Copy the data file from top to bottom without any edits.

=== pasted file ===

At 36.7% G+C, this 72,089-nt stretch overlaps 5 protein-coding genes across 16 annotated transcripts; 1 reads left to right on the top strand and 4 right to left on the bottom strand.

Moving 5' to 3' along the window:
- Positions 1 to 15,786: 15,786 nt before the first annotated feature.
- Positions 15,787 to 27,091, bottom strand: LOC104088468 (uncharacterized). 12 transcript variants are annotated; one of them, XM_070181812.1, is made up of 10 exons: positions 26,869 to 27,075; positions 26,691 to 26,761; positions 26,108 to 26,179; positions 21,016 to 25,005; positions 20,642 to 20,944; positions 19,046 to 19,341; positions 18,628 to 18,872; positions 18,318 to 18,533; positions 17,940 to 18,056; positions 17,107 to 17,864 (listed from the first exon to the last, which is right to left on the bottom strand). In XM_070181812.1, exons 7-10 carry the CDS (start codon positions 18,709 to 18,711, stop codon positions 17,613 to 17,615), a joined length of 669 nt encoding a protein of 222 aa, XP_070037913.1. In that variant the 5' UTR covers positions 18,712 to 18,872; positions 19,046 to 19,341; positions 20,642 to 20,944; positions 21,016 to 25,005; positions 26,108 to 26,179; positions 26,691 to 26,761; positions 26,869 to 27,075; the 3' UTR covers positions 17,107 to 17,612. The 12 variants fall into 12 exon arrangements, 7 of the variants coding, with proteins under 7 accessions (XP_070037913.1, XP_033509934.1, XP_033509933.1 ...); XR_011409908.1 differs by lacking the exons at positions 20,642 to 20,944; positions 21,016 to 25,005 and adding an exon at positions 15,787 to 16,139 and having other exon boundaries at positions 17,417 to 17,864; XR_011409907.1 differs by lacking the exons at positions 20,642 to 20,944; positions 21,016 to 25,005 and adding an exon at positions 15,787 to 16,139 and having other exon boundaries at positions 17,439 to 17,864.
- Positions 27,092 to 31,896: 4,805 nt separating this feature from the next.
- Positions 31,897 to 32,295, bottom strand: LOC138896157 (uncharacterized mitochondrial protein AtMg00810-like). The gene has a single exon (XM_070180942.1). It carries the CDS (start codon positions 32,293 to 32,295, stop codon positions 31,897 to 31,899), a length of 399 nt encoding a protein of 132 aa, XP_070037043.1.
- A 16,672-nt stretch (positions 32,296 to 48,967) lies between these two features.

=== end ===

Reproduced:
At 36.7% G+C, this 72,089-nt stretch overlaps 5 protein-coding genes across 16 annotated transcripts; 1 reads left to right on the top strand and 4 right to left on the bottom strand.

Moving 5' to 3' along the window:
- Positions 1 to 15,786: 15,786 nt before the first annotated feature.
- Positions 15,787 to 27,091, bottom strand: LOC104088468 (uncharacterized). 12 transcript variants are annotated; one of them, XM_070181812.1, is made up of 10 exons: positions 26,869 to 27,075; positions 26,691 to 26,761; positions 26,108 to 26,179; positions 21,016 to 25,005; positions 20,642 to 20,944; positions 19,046 to 19,341; positions 18,628 to 18,872; positions 18,318 to 18,533; positions 17,940 to 18,056; positions 17,107 to 17,864 (listed from the first exon to the last, which is right to left on the bottom strand). In XM_070181812.1, exons 7-10 carry the CDS (start codon positions 18,709 to 18,711, stop codon positions 17,613 to 17,615), a joined length of 669 nt encoding a protein of 222 aa, XP_070037913.1. In that variant the 5' UTR covers positions 18,712 to 18,872; positions 19,046 to 19,341; positions 20,642 to 20,944; positions 21,016 to 25,005; positions 26,108 to 26,179; positions 26,691 to 26,761; positions 26,869 to 27,075; the 3' UTR covers positions 17,107 to 17,612. The 12 variants fall into 12 exon arrangements, 7 of the variants coding, with proteins under 7 accessions (XP_070037913.1, XP_033509934.1, XP_033509933.1 ...); XR_011409908.1 differs by lacking the exons at positions 20,642 to 20,944; positions 21,016 to 25,005 and adding an exon at positions 15,787 to 16,139 and having other exon boundaries at positions 17,417 to 17,864; XR_011409907.1 differs by lacking the exons at positions 20,642 to 20,944; positions 21,016 to 25,005 and adding an exon at positions 15,787 to 16,139 and having other exon boundaries at positions 17,439 to 17,864.
- Positions 27,092 to 31,896: 4,805 nt separating this feature from the next.
- Positions 31,897 to 32,295, bottom strand: LOC138896157 (uncharacterized mitochondrial protein AtMg00810-like). The gene has a single exon (XM_070180942.1). It carries the CDS (start codon positions 32,293 to 32,295, stop codon positions 31,897 to 31,899), a length of 399 nt encoding a protein of 132 aa, XP_070037043.1.
- A 16,672-nt stretch (positions 32,296 to 48,967) lies between these two features.